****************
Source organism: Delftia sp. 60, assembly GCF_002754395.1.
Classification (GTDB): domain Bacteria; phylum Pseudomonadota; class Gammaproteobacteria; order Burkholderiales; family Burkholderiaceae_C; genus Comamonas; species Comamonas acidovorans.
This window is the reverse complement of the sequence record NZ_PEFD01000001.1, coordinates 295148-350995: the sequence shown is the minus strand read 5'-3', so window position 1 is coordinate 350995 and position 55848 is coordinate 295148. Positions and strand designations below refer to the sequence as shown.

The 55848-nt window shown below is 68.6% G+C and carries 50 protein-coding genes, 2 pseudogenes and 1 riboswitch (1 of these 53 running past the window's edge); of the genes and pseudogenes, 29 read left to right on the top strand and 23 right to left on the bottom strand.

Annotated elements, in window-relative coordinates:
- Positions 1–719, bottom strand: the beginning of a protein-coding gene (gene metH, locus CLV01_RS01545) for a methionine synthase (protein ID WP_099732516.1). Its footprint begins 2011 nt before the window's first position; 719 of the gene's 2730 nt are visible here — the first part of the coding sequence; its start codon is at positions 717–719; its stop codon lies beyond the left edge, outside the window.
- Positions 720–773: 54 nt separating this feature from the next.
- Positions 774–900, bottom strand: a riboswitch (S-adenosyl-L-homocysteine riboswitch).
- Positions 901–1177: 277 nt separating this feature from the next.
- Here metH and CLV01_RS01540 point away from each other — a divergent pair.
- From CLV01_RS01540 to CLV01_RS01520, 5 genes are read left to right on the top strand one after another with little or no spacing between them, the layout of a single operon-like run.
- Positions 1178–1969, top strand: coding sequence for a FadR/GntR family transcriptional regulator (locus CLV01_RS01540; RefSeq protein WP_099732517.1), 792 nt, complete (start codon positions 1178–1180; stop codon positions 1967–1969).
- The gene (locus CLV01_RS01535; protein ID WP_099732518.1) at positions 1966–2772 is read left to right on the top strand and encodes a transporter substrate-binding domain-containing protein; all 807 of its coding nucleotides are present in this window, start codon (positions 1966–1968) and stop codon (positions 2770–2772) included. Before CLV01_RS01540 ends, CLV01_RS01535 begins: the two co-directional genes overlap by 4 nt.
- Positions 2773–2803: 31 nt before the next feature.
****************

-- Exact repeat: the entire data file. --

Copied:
Source organism: Delftia sp. 60, assembly GCF_002754395.1.
Classification (GTDB): domain Bacteria; phylum Pseudomonadota; class Gammaproteobacteria; order Burkholderiales; family Burkholderiaceae_C; genus Comamonas; species Comamonas acidovorans.
This window is the reverse complement of the sequence record NZ_PEFD01000001.1, coordinates 295148-350995: the sequence shown is the minus strand read 5'-3', so window position 1 is coordinate 350995 and position 55848 is coordinate 295148. Positions and strand designations below refer to the sequence as shown.

The 55848-nt window shown below is 68.6% G+C and carries 50 protein-coding genes, 2 pseudogenes and 1 riboswitch (1 of these 53 running past the window's edge); of the genes and pseudogenes, 29 read left to right on the top strand and 23 right to left on the bottom strand.

Annotated elements, in window-relative coordinates:
- Positions 1–719, bottom strand: the beginning of a protein-coding gene (gene metH, locus CLV01_RS01545) for a methionine synthase (protein ID WP_099732516.1). Its footprint begins 2011 nt before the window's first position; 719 of the gene's 2730 nt are visible here — the first part of the coding sequence; its start codon is at positions 717–719; its stop codon lies beyond the left edge, outside the window.
- Positions 720–773: 54 nt separating this feature from the next.
- Positions 774–900, bottom strand: a riboswitch (S-adenosyl-L-homocysteine riboswitch).
- Positions 901–1177: 277 nt separating this feature from the next.
- Here metH and CLV01_RS01540 point away from each other — a divergent pair.
- From CLV01_RS01540 to CLV01_RS01520, 5 genes are read left to right on the top strand one after another with little or no spacing between them, the layout of a single operon-like run.
- Positions 1178–1969, top strand: coding sequence for a FadR/GntR family transcriptional regulator (locus CLV01_RS01540; RefSeq protein WP_099732517.1), 792 nt, complete (start codon positions 1178–1180; stop codon positions 1967–1969).
- The gene (locus CLV01_RS01535; protein ID WP_099732518.1) at positions 1966–2772 is read left to right on the top strand and encodes a transporter substrate-binding domain-containing protein; all 807 of its coding nucleotides are present in this window, start codon (positions 1966–1968) and stop codon (positions 2770–2772) included. Before CLV01_RS01540 ends, CLV01_RS01535 begins: the two co-directional genes overlap by 4 nt.
- Positions 2773–2803: 31 nt before the next feature.